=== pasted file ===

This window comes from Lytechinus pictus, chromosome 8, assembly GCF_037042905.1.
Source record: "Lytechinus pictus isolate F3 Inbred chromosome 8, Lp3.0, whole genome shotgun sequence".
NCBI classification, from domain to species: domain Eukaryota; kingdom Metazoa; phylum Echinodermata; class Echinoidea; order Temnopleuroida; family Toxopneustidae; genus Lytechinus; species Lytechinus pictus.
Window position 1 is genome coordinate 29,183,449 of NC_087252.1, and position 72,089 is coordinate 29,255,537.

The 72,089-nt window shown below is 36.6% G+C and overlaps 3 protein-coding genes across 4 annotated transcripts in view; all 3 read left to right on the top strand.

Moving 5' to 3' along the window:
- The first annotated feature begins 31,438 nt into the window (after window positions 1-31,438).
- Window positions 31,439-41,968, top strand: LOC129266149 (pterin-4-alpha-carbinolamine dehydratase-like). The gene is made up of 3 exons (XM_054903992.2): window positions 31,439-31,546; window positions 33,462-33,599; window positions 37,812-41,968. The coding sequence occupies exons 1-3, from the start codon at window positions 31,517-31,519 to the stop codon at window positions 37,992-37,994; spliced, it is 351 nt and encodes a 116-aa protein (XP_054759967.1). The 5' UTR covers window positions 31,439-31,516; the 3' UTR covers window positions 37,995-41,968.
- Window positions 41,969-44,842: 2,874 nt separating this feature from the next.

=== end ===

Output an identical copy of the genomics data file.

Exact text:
This window comes from Lytechinus pictus, chromosome 8, assembly GCF_037042905.1.
Source record: "Lytechinus pictus isolate F3 Inbred chromosome 8, Lp3.0, whole genome shotgun sequence".
NCBI classification, from domain to species: domain Eukaryota; kingdom Metazoa; phylum Echinodermata; class Echinoidea; order Temnopleuroida; family Toxopneustidae; genus Lytechinus; species Lytechinus pictus.
Window position 1 is genome coordinate 29,183,449 of NC_087252.1, and position 72,089 is coordinate 29,255,537.

The 72,089-nt window shown below is 36.6% G+C and overlaps 3 protein-coding genes across 4 annotated transcripts in view; all 3 read left to right on the top strand.

Moving 5' to 3' along the window:
- The first annotated feature begins 31,438 nt into the window (after window positions 1-31,438).
- Window positions 31,439-41,968, top strand: LOC129266149 (pterin-4-alpha-carbinolamine dehydratase-like). The gene is made up of 3 exons (XM_054903992.2): window positions 31,439-31,546; window positions 33,462-33,599; window positions 37,812-41,968. The coding sequence occupies exons 1-3, from the start codon at window positions 31,517-31,519 to the stop codon at window positions 37,992-37,994; spliced, it is 351 nt and encodes a 116-aa protein (XP_054759967.1). The 5' UTR covers window positions 31,439-31,516; the 3' UTR covers window positions 37,995-41,968.
- Window positions 41,969-44,842: 2,874 nt separating this feature from the next.